NIGHTHAWKS During the late 19th century and beginning of the 20th century, many cultural and social changes were arising in the United States. These changes were portrayed through an art form called American Realism, which attempted to depict the ordinary American life at home during different time periods. Edward Hopper became a well-known realist painter who displayed many common place scenes in his work, that capture the isolation of city life. In 1942, following the Pearl Harbor bombing, he painted his famous Nighthawks painting, which displayed the common themes of loneliness and in this case, wartime isolation, and uses Kairos, along with contrasting dark and light colors and four mysterious individuals, to bring out the deeper messages
At the station bar the scene is shot in a bright light, furthermore, the use of a wide range of scale from black and white depicts the characters: while Sarah is shown in light colors, seeming to be an innocent woman (…. ), Eddie uses dark dresses, and thought the audience already knows him, now, in addition, he shows different layers of clothing, from darker to lighter, which could mean that he has a good depth. In the tavern scene the light is different and projecting shadows from the characters. Eddie says ‘you look different’ and he is right, Sarah is shown under a different light and as a result, especially after confessing that she drinks, the contrast between them is not so wide, since she is shown darker than in the preceding scene. Furthermore, Eddie is enlightened with a back lighting increasing his charming.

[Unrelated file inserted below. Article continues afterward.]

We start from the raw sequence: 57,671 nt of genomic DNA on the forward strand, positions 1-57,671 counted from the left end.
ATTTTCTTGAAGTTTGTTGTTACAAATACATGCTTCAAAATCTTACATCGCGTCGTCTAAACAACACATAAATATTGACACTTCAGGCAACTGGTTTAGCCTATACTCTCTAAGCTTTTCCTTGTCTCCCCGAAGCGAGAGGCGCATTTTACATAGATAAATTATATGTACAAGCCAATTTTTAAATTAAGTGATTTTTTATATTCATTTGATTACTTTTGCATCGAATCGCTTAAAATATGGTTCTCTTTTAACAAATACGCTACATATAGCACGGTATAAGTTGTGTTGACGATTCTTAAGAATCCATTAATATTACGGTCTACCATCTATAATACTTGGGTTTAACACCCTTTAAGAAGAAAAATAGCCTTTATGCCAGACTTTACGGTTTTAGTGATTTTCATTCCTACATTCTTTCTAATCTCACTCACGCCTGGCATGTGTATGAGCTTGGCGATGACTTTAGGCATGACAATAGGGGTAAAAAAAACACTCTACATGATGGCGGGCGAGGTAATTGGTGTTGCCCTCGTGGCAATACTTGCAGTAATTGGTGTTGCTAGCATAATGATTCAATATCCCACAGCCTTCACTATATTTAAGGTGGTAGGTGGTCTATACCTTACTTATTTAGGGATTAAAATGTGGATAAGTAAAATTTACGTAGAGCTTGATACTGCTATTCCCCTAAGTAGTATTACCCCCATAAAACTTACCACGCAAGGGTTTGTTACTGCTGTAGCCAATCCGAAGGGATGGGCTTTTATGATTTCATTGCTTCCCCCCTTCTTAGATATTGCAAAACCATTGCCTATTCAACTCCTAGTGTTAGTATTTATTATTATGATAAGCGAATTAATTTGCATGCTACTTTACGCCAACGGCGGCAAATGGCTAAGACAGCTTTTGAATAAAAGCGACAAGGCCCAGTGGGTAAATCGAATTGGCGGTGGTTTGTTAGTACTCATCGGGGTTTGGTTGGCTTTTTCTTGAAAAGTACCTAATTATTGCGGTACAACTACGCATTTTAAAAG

Loren Eiseley explores the theme of the journey of dark descent in collection of essays called The Night Country, particularly in his essay titled “The Places Below.” Along with this comes the imagery of darkness, of “the night country,” which gives the volume its title and unifying theme. The “night country” into which people descend is described as a series of dark caves, tunnels, labyrinths, tombs, basements, and hidden passages by Eiseley. Per Eiseley, we will be drawn to the darkness because: You will be drawn to it by cords of fear and of longing. You will imagine that you are tired of the sunlight; the waters that unnerve you will tug in the ancient recesses of your mind; the midnight will seem restful – you will end by going down (Eiseley, 15)
Casablanca was rushed into production in December 1941, the month of the Pearl Harbor attack in Hawaii, which is also the month that the film takes place in. Just as the title implies, the setting is based in Casablanca, Morocco, where Rick Blaine owns a nightclub called "Rick 's Café Américain". As this film takes place in December 1941, the plot revolves around many refugees attempting to reach The United States, which was still neutral during that time of the war. Although, over the years, historians have questioned the historical accuracy, or lack thereof in Casablanca. A specific key to the plot is the “Letters of Transit”, a document that allows those who bear them unquestioned travel through German-controlled Europe.